Bardo Pond, Kinski

Johnny Brenda's Presents

Bardo Pond

Kinski

Kohoutek

Fri, October 30, 2015

Doors: 8:00 pm / Show: 9:00 pm

$12.00

This event is 21 and over

All shows are 21+ Proper I.D. required for admission

Bardo Pond - (Set time: 11:00 PM)
Bardo Pond
The world’s most essential psychedelic rock experience should defy rational explanation and scholarly deconstruction. No tablature can define for you what these latter day cosmic couriers bring to the table, no lyric sheet will give you access to their text; you put the music on, close your eyes, and dream your equivalent of the pond into existence. Bardo Pond has the outward specifications of a rock band — guitars, bass, keyboards, drums, occasional but crucial flute and violin and vocals — but the rivers that converge into the band’s oneiric flow have their headwaters in the outlands of ecstatic jazz, free noise and the avant-garde. Their slow-motion avalanches of churning instrumentation and voice suggest drugged states but don’t necessarily require them.
They alter brain chemistry by the alchemical effect of distressed sound alone, aspiring to become engineers of the soul’s passage to alternate states of consciousness.

At the foundation of the pyramid, the drums of Jason Kourkounis and the bass of Clint Takeda lay down a sinewy, sexy and hypnagogic bottom end. At the centre of the pyramid, the twin guitars of John and Michael Gibbons send out emissaries of fire, flaying flesh from bone in a storm of holy liberation. Isobel Sollenberger inhabits the place where the pyramid meets the eye of their storm, weaving fibres of voice, flute and violin through the din.

I heard someone comment recently that the limits of music have now been defined, bracketed by John Cage’s silence at one end and Merzbow’s maximum noise at the other, leaving only the option of filling the spaces in between. Bardo Pond demonstrate how much scope there is to innovate within that continuum. If rock music is to have any relevance in the new millennium, it is bands like Bardo Pond that will make it so.
Kinski - (Set time: 10:00 PM)
Kinski
Sometimes you just want to play FASTER. For a band whose extensive discography has historically been primarily instrumental and prone to modifying adjectives like "post-" and "space-", the last couple of years have been a left turn down a twisted alley of fuzz pedals, blown tube amps, and a kind of raw power befitting of the Stooges. There are quiet moments here and there but you get the feeling they're only there so the drummer can catch his breath. 7 (or 8) finds Kinski sounding heavier, faster, and even more self-assured, picking up where 2013's Cosy Moments left off but also pushing their sound into even more singular territory.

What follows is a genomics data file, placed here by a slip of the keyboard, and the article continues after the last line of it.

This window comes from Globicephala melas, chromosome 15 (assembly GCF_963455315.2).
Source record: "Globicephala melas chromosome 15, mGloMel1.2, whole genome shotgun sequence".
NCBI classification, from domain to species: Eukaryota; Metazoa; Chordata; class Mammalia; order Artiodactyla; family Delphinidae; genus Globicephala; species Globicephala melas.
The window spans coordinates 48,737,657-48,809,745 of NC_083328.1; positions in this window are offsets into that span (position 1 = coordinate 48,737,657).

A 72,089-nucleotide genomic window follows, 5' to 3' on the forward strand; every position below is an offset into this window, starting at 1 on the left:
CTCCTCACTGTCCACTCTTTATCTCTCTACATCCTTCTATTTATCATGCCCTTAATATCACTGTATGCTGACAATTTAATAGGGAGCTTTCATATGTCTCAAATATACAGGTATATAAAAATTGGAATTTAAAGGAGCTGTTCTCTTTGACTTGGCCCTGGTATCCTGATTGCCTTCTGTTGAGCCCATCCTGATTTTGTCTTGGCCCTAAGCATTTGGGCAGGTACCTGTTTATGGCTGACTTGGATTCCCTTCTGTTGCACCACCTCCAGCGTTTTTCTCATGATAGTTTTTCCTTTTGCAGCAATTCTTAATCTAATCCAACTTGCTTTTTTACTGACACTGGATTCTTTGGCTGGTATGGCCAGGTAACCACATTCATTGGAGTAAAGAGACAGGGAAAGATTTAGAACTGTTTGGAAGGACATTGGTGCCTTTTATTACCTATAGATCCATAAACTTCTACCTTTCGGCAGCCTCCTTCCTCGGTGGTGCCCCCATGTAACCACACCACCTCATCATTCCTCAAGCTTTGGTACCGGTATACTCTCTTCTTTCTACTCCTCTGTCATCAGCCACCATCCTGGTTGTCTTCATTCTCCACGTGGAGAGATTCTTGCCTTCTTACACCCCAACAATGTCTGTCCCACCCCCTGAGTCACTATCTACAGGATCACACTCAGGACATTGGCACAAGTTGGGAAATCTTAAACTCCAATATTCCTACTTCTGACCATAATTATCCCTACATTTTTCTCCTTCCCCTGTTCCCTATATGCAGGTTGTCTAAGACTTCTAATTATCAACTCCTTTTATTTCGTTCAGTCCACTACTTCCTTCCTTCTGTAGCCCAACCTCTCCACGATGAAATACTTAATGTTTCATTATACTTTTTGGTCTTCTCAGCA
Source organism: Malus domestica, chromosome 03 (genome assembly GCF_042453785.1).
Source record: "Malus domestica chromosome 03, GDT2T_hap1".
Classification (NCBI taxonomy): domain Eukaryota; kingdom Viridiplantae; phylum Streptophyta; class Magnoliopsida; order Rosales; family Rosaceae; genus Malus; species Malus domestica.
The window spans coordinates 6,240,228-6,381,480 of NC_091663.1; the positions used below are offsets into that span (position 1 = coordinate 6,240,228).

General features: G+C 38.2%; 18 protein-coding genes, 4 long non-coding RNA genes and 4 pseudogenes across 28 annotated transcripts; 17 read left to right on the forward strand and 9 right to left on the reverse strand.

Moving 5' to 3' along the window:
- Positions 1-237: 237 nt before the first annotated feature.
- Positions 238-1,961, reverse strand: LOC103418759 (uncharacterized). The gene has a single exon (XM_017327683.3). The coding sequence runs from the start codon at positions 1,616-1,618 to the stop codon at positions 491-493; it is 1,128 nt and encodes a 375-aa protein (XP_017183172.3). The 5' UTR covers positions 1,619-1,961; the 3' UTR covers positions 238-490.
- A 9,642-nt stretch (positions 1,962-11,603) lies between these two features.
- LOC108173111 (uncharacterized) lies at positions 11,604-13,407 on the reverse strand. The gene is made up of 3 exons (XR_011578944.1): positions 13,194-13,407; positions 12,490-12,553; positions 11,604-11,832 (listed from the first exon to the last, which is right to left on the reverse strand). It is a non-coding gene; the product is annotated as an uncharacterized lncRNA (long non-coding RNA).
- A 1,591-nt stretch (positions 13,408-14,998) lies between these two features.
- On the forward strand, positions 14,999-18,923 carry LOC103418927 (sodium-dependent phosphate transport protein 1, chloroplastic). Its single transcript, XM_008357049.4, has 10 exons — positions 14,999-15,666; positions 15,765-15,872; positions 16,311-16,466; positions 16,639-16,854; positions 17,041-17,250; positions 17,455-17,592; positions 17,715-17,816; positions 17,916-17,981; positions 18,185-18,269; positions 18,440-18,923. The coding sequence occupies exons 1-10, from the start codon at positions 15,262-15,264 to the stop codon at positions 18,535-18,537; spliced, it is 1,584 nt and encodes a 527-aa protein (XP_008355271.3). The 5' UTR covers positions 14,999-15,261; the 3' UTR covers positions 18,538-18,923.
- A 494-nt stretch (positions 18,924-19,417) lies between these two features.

7 (or 8), the title itself a wry observation echoing the confusion created by their extensive catalog, is in fact their SEVENTH (or eighth depending who you ask) LP and second for new label home Kill Rock Stars, having previously released several LPs on Sub Pop and other discerning independent labels. Recorded and mixed in San Francisco at El Studio with Phil Manley (of Trans Am), 7 (or 8) comes in the midst of a more prolific period for the band. "It always takes us awhile to write a record but this one came quickly. We've stopped worrying about it so much and just get on with it, which is easier on the soul," says guitarist/singer Chris Martin. This mindset, alongside their newfound lyricism, has revealed a band that is slyly self-aware, hinted at through years of tongue-in-cheek song titles but now fully evident. The quicker pace has also instilled a palpable confidence and energy on record.

That being said, 7 (or 8) hits like a ton of bricks. The double helping of riffs in the form of "Detroit Trickle Down" and "Flight Risk" leave the listener nearly out of breath. Martin, Lucy Atkinson (Bass), Matthew Reid-Schwartz (Guitar), and Barrett Wilke (Drums) stretch out a bit over the course of the record, marrying their more expansive sound with proto-punk fury, but they rarely let up until the last song, album highlight "Bulletin of the International String Figure Association". One of the last songs written for the record, "Bulletin..." eases into a nearly 11 minute crescendo of rock bliss, gently flirts with a string section at the same time, and then floats back down to Earth in a perfect denouement. Like John Cassavetes and Gena Rowlands on the cover, Kinski strive to make art that is uncompromising and on their own terms and 7 (or 8) is a refreshing reminder that rock music in 2015 can still be a unique and cathartic experience.
Kohoutek - (Set time: 9:00 PM)
Kohoutek
Since 2003, Mid-Atlantic improv collective Kohoutek, construct a dynamic stylistic range of abstract and textural sound, atmospheric rock, harsh noise freakouts, clattering percussion, guitar heroics, and alien electronics congealing to form a multihued psychedelic extravaganza. Kohoutek forge their own path in the improv universe as a burning fragment from a fleeting sonic comet.
Venue Information:
Johnny Brenda's
1201 N. Frankford Ave
Philadelphia, PA, 19125
http://www.johnnybrendas.com/